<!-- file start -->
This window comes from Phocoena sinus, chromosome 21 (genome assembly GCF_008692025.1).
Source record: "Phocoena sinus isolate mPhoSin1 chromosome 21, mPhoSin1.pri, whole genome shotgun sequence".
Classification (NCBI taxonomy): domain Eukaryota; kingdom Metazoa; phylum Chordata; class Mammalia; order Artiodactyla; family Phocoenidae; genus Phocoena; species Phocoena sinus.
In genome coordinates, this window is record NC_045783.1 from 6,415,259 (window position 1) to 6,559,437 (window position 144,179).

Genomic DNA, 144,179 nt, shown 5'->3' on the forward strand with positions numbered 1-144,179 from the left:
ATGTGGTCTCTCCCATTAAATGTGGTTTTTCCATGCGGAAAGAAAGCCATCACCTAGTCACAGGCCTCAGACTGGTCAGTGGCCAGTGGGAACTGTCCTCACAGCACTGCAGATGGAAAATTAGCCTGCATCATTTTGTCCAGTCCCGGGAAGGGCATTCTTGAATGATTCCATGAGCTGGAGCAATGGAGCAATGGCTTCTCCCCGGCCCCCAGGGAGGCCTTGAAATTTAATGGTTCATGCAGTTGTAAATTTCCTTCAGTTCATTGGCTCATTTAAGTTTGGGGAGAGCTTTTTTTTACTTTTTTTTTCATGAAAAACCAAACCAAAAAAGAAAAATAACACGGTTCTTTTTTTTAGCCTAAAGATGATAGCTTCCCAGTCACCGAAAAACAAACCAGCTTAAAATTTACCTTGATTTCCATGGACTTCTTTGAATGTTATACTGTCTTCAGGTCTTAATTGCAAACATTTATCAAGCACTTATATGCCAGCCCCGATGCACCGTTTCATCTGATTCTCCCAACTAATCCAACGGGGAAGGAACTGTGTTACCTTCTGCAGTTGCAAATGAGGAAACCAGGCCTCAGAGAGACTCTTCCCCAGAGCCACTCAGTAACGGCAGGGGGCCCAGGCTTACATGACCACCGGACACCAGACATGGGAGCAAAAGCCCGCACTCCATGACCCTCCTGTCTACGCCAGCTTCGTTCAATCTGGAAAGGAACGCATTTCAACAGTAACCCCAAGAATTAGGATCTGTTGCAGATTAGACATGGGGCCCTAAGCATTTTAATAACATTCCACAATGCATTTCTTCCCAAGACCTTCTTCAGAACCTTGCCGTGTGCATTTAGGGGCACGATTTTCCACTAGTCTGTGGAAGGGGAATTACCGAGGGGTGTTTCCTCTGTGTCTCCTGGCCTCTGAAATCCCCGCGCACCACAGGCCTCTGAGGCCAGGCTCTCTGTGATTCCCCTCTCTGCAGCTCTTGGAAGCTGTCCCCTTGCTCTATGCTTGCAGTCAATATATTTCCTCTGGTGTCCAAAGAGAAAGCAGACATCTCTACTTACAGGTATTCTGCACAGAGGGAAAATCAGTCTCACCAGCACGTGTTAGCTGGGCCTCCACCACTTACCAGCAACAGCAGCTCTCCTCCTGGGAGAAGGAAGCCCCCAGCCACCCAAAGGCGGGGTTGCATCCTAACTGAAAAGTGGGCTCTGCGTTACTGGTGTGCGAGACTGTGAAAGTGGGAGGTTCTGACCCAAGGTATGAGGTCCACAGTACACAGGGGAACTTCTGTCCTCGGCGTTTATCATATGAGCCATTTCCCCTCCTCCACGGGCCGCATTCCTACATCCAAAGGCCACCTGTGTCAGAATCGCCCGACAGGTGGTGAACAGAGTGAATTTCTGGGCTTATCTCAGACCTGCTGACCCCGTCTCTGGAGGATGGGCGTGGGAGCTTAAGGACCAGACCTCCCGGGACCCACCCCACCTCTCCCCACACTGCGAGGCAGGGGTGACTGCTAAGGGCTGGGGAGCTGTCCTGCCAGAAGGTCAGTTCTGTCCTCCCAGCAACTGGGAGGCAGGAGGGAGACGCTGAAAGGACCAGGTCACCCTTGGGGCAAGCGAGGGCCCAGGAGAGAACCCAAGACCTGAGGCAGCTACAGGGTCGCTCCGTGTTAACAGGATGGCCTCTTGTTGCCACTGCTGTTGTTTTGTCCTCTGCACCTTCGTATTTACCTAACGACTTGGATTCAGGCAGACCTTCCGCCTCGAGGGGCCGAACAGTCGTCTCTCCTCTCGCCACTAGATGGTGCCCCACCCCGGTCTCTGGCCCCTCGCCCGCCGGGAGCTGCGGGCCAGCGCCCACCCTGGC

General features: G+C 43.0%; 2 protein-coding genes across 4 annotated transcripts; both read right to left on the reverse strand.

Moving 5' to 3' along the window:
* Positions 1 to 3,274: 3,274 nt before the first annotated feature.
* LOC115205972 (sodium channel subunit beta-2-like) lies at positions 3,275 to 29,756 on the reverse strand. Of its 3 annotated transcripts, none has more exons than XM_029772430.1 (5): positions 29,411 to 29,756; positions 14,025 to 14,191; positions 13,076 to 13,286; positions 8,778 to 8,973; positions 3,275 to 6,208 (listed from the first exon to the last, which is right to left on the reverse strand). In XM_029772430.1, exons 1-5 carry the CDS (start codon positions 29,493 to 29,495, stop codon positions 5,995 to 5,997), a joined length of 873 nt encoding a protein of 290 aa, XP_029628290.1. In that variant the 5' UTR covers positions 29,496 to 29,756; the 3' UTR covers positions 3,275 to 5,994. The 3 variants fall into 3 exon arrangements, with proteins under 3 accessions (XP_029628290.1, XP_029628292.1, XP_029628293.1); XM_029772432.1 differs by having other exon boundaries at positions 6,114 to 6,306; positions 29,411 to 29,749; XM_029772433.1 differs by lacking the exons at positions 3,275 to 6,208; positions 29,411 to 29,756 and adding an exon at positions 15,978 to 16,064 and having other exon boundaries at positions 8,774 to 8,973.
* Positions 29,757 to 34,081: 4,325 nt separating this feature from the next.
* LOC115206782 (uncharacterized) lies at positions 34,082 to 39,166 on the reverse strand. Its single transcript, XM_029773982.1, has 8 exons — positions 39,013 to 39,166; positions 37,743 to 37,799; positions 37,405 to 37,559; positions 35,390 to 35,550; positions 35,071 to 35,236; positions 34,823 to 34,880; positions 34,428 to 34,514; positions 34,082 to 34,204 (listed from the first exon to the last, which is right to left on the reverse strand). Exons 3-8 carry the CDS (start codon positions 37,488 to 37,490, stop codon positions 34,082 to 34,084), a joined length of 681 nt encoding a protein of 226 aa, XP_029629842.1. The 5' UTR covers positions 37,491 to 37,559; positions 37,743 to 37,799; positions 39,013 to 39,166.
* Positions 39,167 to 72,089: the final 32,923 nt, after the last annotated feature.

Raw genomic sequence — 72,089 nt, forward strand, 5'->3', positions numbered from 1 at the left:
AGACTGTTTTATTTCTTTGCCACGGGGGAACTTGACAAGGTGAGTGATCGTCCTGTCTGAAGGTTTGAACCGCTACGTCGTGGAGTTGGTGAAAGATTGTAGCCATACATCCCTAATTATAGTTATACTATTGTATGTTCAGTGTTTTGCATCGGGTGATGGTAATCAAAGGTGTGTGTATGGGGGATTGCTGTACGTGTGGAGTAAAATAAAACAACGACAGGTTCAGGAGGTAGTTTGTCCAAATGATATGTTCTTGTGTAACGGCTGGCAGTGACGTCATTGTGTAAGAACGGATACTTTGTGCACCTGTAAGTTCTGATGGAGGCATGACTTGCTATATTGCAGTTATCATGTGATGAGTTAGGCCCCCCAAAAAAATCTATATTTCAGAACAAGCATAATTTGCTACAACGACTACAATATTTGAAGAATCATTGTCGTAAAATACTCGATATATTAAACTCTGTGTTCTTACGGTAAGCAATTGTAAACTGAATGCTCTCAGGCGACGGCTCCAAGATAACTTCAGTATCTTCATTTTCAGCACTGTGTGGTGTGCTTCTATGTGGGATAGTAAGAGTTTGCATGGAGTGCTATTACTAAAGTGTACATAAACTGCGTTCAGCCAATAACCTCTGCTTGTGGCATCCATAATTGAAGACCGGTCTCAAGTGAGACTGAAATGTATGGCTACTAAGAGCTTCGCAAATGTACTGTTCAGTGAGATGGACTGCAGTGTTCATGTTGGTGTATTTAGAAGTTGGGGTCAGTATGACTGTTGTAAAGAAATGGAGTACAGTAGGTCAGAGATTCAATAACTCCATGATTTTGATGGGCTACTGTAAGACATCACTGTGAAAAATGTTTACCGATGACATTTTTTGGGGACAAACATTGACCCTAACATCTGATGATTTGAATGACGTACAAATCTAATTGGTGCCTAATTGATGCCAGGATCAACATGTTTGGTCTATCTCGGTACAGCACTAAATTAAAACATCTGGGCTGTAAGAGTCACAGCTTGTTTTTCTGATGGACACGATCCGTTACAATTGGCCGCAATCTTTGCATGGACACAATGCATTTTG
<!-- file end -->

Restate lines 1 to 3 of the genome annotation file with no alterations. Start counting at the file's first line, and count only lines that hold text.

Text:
This window comes from Phocoena sinus, chromosome 21 (genome assembly GCF_008692025.1).
Source record: "Phocoena sinus isolate mPhoSin1 chromosome 21, mPhoSin1.pri, whole genome shotgun sequence".
Classification (NCBI taxonomy): domain Eukaryota; kingdom Metazoa; phylum Chordata; class Mammalia; order Artiodactyla; family Phocoenidae; genus Phocoena; species Phocoena sinus.